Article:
Later, with a glass of brand ambassador Rohan Jelkie’s custom-created signature Elderflower spritzer in hand, I chatted with Wiboom Arunthanes, regional and business development director, Moët Hennessy Asia Pacific. Project Chandon India had started way back in 2009, with the selection of the right parcels of land for the winery and is designed along clean, modern lines: they have very sensibly not attempted to recreate an ornate slice of Champagne in our desi environs. As for the selection of the types of grapes, they had thought about it too. “When our team of expert viticulturists first came down to India, the first question they asked was about the grapes grown in India,” recounts Arunthanes, “Would they be good enough? And over the years of interaction we have had with the local growers, we know they are. Chenin Blanc is the backbone of our Brut. We wanted our blend to reflect local preferences and grapes that would grow best here. Then we looked at how we could make them better. We have signed long-term contracts with the farmers, and instructed them to pamper their grapes. The first vintage produced was in 2013, based on contracts signed in 2010. The first vintage from our own winery will be the 2014.”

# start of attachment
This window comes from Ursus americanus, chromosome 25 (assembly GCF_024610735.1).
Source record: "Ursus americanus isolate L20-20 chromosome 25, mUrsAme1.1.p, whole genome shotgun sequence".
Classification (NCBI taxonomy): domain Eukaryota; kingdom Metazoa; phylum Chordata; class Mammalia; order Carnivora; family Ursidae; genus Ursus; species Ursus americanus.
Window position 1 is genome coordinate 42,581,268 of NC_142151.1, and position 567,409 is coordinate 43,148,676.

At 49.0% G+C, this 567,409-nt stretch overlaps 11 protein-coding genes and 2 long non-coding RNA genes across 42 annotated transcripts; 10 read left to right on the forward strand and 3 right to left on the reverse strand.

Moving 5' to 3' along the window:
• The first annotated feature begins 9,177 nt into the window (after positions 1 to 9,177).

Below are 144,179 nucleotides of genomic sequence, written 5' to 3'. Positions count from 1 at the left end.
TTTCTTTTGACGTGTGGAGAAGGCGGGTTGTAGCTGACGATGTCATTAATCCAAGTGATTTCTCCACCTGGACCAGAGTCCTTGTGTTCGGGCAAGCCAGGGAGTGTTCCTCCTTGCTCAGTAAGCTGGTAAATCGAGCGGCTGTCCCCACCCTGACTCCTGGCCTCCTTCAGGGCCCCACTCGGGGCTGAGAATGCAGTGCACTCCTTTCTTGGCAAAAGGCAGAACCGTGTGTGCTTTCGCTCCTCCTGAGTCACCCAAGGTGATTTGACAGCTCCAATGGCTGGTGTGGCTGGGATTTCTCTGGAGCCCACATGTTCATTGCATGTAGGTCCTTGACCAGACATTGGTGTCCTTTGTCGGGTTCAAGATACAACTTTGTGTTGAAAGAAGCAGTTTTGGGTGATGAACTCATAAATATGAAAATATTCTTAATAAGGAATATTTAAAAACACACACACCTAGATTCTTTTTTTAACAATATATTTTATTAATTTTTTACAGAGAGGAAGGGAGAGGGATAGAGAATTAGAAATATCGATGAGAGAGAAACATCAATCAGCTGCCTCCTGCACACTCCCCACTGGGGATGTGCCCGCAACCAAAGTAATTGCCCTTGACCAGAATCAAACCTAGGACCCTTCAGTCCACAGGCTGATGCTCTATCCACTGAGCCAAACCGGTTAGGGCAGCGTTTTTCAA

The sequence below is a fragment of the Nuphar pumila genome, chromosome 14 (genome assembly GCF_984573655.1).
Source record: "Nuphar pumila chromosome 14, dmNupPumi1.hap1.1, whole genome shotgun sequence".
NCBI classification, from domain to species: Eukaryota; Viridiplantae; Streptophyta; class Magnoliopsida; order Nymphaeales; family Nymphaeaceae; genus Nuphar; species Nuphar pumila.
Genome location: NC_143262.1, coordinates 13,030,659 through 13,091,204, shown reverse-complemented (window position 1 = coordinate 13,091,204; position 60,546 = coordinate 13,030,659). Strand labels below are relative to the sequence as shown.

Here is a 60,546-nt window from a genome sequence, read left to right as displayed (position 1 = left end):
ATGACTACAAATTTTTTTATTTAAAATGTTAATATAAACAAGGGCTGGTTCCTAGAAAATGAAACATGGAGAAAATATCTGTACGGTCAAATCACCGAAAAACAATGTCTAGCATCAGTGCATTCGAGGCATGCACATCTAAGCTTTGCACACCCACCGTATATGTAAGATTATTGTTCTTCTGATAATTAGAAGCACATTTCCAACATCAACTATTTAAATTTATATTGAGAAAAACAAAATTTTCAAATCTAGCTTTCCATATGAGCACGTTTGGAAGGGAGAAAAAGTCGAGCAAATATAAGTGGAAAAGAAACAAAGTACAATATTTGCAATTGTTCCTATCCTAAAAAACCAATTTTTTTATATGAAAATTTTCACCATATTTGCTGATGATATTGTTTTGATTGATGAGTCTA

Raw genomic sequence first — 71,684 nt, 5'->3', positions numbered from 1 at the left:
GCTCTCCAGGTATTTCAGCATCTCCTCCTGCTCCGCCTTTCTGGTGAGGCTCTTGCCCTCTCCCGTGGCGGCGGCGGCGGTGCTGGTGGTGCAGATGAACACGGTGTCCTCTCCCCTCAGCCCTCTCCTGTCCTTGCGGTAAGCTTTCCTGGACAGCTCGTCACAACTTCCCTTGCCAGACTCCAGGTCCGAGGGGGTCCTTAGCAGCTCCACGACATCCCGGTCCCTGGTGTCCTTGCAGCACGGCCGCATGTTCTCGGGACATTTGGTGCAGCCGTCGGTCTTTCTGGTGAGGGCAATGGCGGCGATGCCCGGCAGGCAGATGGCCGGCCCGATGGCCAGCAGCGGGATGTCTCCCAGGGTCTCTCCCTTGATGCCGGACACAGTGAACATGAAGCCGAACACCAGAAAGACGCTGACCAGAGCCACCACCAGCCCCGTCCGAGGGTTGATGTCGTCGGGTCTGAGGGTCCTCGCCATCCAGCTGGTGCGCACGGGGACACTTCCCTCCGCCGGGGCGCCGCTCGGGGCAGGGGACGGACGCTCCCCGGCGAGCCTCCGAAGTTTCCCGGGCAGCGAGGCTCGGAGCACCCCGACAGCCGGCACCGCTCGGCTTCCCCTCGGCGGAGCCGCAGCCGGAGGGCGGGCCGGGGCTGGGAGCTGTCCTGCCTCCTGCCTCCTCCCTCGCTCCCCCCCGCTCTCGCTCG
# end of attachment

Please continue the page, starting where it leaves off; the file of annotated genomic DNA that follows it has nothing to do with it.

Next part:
Currently the two Chandons labels in the market are the Brut and the rosé, but would any more be added, I asked, perhaps a vintage sparkling, similar to those made in some of their other Chandon-making countries. “Quite likely,” replies Arunthanes, “But we need to wait for the market to open up to sparkling wine. The Indian consumer is still fairly a novice when it comes to this style. But we are patient. India has been here for 1000 years and will still be here generations later.”
With ambitious marketing plans in the anvil, the next step is, as was in China, to woo the generations of young Indian towards popping that bottle of Chandon at their next party. For that, wine education is the key, says Dixit. So plenty of bartending sessions and masterclasses will commence, to instruct the trade in the wheres, whys and how tos of sparkling wine. “The whole industry will benefit,” predicts Dixit, “The way I see it, the consumer will be the ultimate winner.”